Recently we’ve been writing about Paul Edwards’ (2006) notion of infrastructural globalism, or how “‘the world’ is produced and maintained” through infrastructures that are aimed at spanning the globe. Walking around London after the bodies conference, I came back to thinking about how different infrastructures come to be seen as ephemeral or obdurate, and how they come to be seen as belonging to specific places or scales, like London or the globe. Digital infrastructures, like data standards, and organizational infrastructures, like work protocols, are often said to be ephemeral and indistinct, and this can be seen in the very notion of saving something to “the cloud”. But as Nicole Starosielski shows in The Undersea Network, digital infrastructures involve numerous hard drives, servers, satellites, and cables that run along the ocean floor.
This doesn’t exclude the possibility of more ephemeral infrastructures. It just means that they don’t line up with some common sense notions about which aspects change of certain infrastructures change across space and time, and which aspects are easily visible, and for whom. At the bodies conference, I presented on how the bodies of some victims were recovered after the Titanic sank in 1912. Radio was such a new technology at the time, that it was unusual to hear about a sinking so soon after it occurred. So it was rare to be able to recover any bodies, let alone rescue survivors, and to some extent the recovery workers had to make up the procedures as they went along. These practices later circulated and became part of forensic disaster recovery in later disasters. So ultimately they weren’t as ephemeral as they seemed at the time they were performed on a ship in the open ocean.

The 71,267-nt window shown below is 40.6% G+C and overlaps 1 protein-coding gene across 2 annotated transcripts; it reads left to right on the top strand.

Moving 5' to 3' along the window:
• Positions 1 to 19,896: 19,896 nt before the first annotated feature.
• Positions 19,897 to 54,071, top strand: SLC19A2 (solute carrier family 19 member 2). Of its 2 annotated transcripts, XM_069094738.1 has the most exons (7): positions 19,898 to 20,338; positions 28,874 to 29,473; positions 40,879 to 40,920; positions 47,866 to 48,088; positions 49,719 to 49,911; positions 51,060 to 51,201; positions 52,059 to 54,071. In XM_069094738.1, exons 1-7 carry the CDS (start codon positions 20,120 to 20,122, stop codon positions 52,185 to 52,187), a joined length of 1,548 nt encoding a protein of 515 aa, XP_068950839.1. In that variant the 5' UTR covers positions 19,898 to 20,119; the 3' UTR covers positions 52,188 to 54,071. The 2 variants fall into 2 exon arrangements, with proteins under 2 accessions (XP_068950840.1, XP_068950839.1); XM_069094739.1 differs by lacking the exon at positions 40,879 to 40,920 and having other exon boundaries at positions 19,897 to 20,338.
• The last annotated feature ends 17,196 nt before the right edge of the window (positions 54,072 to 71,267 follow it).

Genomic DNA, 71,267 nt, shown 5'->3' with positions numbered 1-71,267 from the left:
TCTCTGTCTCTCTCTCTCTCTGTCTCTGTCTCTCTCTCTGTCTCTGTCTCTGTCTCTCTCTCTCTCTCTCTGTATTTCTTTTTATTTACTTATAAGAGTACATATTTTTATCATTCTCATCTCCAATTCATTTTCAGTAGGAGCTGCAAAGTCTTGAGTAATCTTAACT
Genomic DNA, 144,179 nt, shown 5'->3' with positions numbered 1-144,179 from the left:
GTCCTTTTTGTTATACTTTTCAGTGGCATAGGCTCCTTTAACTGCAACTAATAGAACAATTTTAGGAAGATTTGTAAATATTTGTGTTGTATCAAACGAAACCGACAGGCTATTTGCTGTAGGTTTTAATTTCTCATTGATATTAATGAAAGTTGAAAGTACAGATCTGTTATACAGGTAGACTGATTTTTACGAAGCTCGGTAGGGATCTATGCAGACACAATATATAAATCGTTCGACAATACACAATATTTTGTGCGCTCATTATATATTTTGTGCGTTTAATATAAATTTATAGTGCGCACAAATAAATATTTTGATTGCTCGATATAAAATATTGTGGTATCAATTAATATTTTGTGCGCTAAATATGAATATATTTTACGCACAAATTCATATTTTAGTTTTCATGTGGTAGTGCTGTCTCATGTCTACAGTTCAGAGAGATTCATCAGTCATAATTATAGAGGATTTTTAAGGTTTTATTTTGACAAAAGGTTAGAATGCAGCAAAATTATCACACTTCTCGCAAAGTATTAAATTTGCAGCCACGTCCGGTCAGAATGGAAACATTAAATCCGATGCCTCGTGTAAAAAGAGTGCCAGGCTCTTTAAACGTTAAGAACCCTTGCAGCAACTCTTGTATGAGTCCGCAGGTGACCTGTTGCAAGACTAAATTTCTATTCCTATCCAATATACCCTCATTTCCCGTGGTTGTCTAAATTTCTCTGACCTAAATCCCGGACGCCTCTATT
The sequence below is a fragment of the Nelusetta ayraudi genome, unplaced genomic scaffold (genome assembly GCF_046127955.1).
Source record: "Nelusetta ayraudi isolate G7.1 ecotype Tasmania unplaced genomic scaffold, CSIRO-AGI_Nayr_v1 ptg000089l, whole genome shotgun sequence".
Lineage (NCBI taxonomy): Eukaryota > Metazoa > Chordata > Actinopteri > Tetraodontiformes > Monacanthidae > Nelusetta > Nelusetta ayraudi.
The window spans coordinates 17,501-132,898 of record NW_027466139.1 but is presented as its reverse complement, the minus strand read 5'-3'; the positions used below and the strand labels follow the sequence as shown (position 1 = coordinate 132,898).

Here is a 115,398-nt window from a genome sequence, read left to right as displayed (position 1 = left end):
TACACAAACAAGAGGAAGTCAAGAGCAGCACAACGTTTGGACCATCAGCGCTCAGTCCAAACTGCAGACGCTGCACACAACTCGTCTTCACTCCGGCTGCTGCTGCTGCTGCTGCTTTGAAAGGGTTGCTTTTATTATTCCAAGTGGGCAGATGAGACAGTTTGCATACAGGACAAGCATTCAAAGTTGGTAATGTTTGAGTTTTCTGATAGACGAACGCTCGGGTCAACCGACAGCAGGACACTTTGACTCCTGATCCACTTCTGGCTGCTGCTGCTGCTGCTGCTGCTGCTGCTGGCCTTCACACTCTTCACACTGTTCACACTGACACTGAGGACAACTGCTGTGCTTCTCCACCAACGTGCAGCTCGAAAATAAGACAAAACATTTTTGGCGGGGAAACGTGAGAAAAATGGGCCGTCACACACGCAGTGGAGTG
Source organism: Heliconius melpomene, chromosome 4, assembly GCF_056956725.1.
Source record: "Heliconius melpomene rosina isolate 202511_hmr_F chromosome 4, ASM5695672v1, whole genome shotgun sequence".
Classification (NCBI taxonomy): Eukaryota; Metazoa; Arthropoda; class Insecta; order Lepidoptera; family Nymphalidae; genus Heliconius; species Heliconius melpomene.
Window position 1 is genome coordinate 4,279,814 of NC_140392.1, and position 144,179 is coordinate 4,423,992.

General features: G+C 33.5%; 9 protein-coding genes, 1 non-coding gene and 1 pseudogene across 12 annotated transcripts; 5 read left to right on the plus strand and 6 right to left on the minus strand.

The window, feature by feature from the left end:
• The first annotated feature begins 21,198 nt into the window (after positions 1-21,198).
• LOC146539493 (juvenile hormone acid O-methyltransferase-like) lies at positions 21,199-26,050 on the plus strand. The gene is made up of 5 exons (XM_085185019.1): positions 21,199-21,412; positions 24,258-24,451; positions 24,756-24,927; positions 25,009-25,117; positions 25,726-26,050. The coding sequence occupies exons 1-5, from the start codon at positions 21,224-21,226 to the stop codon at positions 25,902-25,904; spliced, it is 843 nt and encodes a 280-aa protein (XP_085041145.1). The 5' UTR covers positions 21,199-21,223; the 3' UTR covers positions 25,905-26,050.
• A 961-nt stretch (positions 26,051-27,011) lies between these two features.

Cruise ships are interesting because they are one way of encapsulating a part of one society. Focuault’s characterization of Bentham’s prison is reminiscent of a spaceship–an organized complex to sustain human life. Cruise ships are mobile spaceships of their own, a theme park in place of a prison. In recent years, there have been many debates over cruise ships because they have become so large–much bigger than the Titanic, or the Statue of Liberty for that matter–and have such a huge environmental impact.
It’s interesting to compare the sizes of cruise ships and cities, however, because the majority of the ship floats above the water, so most of its infrastructure, and its structure more generally, is immediately visible. Many large cruise ships dwarf the city buildings next to their docks, especially in Venice (above), but this is partly because so much of the infrastructure in many cities is located underground. Even in Venice, where construction doesn’t extend far below the surface due to the high water table, you might get a different view of the city if you could see all of the underground (or underwater) posts that keep the buildings from sinking beneath or floating away.**
These less visible infrastructures of cities also have their ephemeral side. I get made fun of when I travel because I spend an unreasonable amount of time taking pictures of maintenance hole covers, also known as manhole covers (top). The interesting thing about these covers in London, or at least near St. Pancras where these images were taken, is that they include a host of information and design that is evocative, if not technically useful any longer. Many have the names of their makers stamped into them. One of them dates itself to 1890, while another advertises telegraph lines that once lay, and maybe still lie, underneath. Putting names on access points to cable infrastructure is less surprising in a context where businesses advertise on city walls, like the Thomas B. Treacy funeral home we spotted in Islington (above).